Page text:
Giving Thanks. A sermon on Luke 17:11-19

This is what true Thanksgiving does. It changes us at a deeper level than our skin. It acknowledges our true nature as creatures radically dependent on God in times of plenty as well as in times of want. It refocuses our concerns and our desires and our commitments from the things we have or the things we wish we have to the One to whom we belong and on whom we can rely.

God doesn’t care about the order. A sermon on Matthew 20:1-16

As someone whose last name begins with a “W”, I’ve always appreciated those rare moments when a teacher would say something like “and, just for a change, let’s go in reverse alphabetical order” and, just like that, I would be moved from the back to the front of the line, displacing all those smug As and Bs as the last became first and the first became last.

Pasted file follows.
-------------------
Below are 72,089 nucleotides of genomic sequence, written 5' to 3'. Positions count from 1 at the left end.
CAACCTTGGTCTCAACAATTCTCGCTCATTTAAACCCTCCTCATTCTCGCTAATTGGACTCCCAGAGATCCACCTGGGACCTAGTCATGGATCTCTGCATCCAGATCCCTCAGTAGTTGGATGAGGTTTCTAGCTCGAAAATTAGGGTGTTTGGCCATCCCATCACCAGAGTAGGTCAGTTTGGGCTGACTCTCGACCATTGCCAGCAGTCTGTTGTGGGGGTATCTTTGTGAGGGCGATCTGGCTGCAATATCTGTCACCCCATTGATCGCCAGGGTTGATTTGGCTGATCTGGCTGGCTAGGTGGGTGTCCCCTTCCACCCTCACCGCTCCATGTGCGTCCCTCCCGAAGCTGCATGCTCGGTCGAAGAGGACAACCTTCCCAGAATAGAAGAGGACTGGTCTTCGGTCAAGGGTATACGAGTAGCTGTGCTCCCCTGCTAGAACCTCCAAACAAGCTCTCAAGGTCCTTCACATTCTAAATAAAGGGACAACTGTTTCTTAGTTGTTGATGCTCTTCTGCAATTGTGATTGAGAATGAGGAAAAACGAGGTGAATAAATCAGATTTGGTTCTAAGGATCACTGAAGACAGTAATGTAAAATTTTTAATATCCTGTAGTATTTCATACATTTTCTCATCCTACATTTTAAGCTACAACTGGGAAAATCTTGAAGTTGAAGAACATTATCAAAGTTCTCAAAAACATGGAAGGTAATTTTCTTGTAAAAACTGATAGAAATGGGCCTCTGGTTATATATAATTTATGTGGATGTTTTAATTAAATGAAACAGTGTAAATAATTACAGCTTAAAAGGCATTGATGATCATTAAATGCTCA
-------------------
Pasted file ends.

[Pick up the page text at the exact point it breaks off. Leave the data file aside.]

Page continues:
Embracing the unreasonable expectations of Jesus. A sermon on Matthew 18:21-35.

It is easy to lose sight of just how unreasonable Jesus actually is – partly because we – and our forebearers – have worked very hard to make him less so. Finding it impossible to actually live as he says, we have come up with justifications and rationalizations and approximations to make our failure feel more acceptable. We accuse Jesus, either openly or covertly, of being too much of an idealist – of not taking into account the complications of the real world; the necessary compromises of real-politic – whether at the level of the nation-state or of the community or even at the level of our own all-too-human hearts.